I permitted 1% of me to worry while the other 99% worked on a book I could be proud of. No compromises were made. Magni and Maya became exactly who they wanted to be. The three of us wrote the book we wanted to write. One of us was still nervous, though. What if…? I decided the blurb would say that Magni “wanted to settle down with the man he loved.” This would have been perfectly fine, had my motivation been different. What I was doing was adding an indirect “content warning – contains A Homosexual.” If Magni wanted to settle down with a woman, I wouldn’t have mentioned it.
I took it out. I felt awful about this one cowardly sentence. If I made the whole book “safe,” I would have probably binned it at that point. I have always wanted to write gender and sexuality like Michael Cunningham, in whose books they’re just traits like any others. Maya has black hair, wears leather trousers, is asexual and aromantic, likes long baths, and can use magic. Magni is red-haired and red-bearded, a massive bear of a man who looks 40 and is 14, gay, gentle, autistic, sad, lonely. I don’t think of myself as “representation” – I don’t like the word – why would I treat my beloved friends Maya and Magni this way? They’re here, they’re queer, and… and so they are. *shrug* Maya would be the first to say that if someone doesn’t like it, it’s not her problem.
And, let’s face it, she’d never allow me to get away with a “safe” book.
Being a self-published author means being free to do whatever I want. The side effect of this is that I have no marketing department or the sort of editor to pull my reins and stop me from doing whatever I want. This is now I ended up with a book best described as “dark, psychological, allegorical Norse mythology-based literary fiction with Gods and magic in it.” Apparently this is not an official genre.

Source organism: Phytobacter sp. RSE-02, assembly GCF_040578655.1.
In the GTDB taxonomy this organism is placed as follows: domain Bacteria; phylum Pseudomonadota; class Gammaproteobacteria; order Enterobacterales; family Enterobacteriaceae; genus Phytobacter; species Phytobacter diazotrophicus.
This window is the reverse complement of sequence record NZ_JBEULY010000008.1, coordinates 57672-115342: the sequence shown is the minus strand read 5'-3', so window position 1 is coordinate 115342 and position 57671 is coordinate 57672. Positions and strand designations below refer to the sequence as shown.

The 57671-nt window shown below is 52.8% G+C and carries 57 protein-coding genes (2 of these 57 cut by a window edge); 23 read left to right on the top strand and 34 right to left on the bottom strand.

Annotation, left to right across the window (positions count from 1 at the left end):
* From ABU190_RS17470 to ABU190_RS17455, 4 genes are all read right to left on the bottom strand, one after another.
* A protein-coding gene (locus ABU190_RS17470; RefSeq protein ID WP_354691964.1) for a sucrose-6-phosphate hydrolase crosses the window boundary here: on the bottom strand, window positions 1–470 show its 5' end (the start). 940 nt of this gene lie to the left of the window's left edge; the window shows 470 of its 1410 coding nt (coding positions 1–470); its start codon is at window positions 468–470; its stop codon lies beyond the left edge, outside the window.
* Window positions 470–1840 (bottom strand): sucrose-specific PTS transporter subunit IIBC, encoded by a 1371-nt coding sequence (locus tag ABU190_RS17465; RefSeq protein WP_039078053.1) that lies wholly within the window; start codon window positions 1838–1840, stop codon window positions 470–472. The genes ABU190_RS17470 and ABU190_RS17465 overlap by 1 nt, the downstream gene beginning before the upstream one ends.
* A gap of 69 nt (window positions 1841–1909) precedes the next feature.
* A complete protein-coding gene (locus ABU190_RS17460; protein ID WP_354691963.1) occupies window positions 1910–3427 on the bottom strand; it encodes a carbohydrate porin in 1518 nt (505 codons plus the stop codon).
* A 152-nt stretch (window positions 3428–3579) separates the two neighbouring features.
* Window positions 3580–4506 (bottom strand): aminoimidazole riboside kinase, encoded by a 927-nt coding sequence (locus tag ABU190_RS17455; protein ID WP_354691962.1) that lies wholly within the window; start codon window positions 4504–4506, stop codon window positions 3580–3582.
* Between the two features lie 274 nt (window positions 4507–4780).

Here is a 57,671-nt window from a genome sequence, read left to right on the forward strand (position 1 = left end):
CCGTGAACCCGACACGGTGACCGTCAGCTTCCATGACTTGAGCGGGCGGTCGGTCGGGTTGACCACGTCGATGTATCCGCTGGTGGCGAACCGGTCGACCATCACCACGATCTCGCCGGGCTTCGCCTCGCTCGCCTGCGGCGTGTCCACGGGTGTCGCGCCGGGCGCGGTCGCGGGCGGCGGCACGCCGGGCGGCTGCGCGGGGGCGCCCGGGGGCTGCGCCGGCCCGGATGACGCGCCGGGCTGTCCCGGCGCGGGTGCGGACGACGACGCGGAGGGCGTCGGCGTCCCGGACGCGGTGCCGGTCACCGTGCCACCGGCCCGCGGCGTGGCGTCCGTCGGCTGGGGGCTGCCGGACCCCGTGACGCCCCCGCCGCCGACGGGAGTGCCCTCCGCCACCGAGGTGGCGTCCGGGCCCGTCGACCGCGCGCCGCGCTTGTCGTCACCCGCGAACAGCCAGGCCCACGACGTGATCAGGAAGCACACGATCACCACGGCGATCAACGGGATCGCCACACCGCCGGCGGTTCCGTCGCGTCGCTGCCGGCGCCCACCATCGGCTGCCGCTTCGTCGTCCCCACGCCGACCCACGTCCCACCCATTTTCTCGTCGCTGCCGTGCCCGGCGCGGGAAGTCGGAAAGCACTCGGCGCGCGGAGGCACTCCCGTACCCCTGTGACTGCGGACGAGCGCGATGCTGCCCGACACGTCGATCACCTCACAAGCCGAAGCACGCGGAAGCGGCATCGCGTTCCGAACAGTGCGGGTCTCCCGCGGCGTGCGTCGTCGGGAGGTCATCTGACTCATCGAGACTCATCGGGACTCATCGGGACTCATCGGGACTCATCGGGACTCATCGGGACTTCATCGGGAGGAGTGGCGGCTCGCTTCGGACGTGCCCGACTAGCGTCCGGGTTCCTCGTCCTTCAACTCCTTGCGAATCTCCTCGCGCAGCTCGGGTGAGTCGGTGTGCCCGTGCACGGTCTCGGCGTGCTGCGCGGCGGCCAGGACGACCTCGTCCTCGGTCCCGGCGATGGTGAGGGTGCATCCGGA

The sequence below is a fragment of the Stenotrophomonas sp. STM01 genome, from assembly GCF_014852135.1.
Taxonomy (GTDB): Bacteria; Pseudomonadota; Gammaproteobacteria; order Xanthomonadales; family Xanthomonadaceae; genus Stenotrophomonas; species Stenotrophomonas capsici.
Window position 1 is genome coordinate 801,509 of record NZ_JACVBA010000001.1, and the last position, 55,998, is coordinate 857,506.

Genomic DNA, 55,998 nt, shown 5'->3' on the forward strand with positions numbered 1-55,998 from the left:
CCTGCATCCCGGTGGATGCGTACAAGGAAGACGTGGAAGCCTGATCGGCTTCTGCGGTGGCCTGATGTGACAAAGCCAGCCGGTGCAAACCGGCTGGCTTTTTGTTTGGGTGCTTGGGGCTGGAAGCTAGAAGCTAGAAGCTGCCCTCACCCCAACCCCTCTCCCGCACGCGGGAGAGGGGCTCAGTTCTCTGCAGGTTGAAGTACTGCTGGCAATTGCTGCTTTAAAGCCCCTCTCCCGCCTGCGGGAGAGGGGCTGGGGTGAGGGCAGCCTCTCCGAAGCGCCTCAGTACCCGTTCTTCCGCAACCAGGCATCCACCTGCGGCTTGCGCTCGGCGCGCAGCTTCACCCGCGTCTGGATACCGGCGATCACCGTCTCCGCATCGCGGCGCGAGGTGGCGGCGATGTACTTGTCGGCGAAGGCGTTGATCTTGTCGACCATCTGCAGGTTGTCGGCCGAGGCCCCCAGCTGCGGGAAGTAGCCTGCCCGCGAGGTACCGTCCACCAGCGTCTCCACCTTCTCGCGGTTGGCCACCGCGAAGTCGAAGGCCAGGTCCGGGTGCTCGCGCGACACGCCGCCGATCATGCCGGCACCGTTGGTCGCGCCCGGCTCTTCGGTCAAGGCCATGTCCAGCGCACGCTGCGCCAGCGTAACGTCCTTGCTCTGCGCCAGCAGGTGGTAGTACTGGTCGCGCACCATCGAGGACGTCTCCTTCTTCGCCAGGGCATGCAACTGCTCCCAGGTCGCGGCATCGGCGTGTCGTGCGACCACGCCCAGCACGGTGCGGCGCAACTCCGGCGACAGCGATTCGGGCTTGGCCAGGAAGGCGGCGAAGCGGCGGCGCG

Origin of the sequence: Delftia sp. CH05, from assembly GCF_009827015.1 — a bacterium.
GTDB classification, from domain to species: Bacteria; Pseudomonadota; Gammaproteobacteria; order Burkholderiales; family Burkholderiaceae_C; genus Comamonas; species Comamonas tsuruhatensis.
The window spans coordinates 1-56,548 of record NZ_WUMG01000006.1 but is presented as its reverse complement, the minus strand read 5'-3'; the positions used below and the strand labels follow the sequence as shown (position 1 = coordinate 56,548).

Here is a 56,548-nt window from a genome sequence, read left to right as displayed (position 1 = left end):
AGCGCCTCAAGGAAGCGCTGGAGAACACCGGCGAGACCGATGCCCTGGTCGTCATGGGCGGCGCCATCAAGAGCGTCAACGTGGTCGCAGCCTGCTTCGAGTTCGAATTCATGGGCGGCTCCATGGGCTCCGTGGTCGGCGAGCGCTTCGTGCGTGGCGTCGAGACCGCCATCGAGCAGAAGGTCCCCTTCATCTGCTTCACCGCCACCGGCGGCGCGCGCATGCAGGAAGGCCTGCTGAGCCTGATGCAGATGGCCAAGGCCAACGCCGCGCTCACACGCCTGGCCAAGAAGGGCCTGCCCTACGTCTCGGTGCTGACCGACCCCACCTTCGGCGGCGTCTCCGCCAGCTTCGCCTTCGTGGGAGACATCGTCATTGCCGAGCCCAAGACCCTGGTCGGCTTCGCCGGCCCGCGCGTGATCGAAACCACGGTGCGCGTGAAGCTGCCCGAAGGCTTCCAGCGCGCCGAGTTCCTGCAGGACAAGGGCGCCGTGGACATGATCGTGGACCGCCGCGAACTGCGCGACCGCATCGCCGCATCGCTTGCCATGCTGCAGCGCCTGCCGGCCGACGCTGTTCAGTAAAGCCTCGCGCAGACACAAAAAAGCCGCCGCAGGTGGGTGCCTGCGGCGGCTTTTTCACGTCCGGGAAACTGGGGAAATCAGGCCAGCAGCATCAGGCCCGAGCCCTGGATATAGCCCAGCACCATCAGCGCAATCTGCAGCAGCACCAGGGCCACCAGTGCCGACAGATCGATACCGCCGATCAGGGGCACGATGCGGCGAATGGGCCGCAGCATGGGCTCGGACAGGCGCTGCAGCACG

I thought that it didn’t fit the “fantasy” genre – or rather that I had no right to appropriate the word. After all, there are no battles in this book. The only sword in it is used for comical purposes. (This is not to say that there is no violence in Children, but it’s not violence as you know it from epic fantasy novels.) It took me a long time to realise that fantasy is a vast genre encompassing lots of sub-genres. So I settled on “literary Norse fantasy” and came up with the first cover in the gallery, code name Firebeard.
It definitely stands out. It also doesn’t really work. There is nothing about it that says “Norse” – I know that the red-bearded man is Magni, son of Thor, but without putting a caption on the cover I can’t explain it to the reader. And if there is one thing my editor taught me, it’s that if the readers don’t know what I mean, I did a bad job. I will never be able to visit every person who bought the book (I hope there never comes a time when I can and it takes me less than a few days…) and tell them “this is what I actually meant and you didn’t get it.” I retitled it Children of the Gods, which both solved the problem and, as I soon found out, overlapped with a series of (back then) 49 “erotic romances” about vampires that, to make things worse, became homophobic as it progressed. (Not that I would like to share a title with 49 vampire erotica books that didn’t become homophobic as the series progressed…) So, nearly last minute, I returned to Children – and to the problem of having an unclear cover.